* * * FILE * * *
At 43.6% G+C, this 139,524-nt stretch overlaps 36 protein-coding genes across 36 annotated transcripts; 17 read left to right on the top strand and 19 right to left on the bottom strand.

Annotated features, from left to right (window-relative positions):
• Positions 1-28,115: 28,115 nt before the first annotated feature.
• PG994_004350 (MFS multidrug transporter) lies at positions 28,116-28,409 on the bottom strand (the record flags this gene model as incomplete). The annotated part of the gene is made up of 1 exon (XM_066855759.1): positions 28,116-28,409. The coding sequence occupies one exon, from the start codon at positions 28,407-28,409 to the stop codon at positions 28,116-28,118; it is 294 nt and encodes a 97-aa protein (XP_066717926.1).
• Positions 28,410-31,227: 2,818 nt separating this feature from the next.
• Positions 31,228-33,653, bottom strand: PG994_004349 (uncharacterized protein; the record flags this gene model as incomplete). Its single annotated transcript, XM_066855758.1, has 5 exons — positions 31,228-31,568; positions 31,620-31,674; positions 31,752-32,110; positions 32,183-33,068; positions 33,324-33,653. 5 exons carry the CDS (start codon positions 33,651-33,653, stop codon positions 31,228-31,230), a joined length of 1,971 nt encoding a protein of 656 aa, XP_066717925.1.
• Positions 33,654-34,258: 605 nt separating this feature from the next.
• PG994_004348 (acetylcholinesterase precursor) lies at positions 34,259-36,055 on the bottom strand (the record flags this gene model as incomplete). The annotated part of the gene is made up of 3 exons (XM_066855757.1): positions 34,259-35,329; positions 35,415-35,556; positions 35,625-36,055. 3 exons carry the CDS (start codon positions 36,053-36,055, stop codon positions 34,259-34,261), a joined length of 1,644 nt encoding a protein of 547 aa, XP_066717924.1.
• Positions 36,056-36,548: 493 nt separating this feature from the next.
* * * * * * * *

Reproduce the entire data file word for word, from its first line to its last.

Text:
At 43.6% G+C, this 139,524-nt stretch overlaps 36 protein-coding genes across 36 annotated transcripts; 17 read left to right on the top strand and 19 right to left on the bottom strand.

Annotated features, from left to right (window-relative positions):
• Positions 1-28,115: 28,115 nt before the first annotated feature.
• PG994_004350 (MFS multidrug transporter) lies at positions 28,116-28,409 on the bottom strand (the record flags this gene model as incomplete). The annotated part of the gene is made up of 1 exon (XM_066855759.1): positions 28,116-28,409. The coding sequence occupies one exon, from the start codon at positions 28,407-28,409 to the stop codon at positions 28,116-28,118; it is 294 nt and encodes a 97-aa protein (XP_066717926.1).
• Positions 28,410-31,227: 2,818 nt separating this feature from the next.
• Positions 31,228-33,653, bottom strand: PG994_004349 (uncharacterized protein; the record flags this gene model as incomplete). Its single annotated transcript, XM_066855758.1, has 5 exons — positions 31,228-31,568; positions 31,620-31,674; positions 31,752-32,110; positions 32,183-33,068; positions 33,324-33,653. 5 exons carry the CDS (start codon positions 33,651-33,653, stop codon positions 31,228-31,230), a joined length of 1,971 nt encoding a protein of 656 aa, XP_066717925.1.
• Positions 33,654-34,258: 605 nt separating this feature from the next.
• PG994_004348 (acetylcholinesterase precursor) lies at positions 34,259-36,055 on the bottom strand (the record flags this gene model as incomplete). The annotated part of the gene is made up of 3 exons (XM_066855757.1): positions 34,259-35,329; positions 35,415-35,556; positions 35,625-36,055. 3 exons carry the CDS (start codon positions 36,053-36,055, stop codon positions 34,259-34,261), a joined length of 1,644 nt encoding a protein of 547 aa, XP_066717924.1.
• Positions 36,056-36,548: 493 nt separating this feature from the next.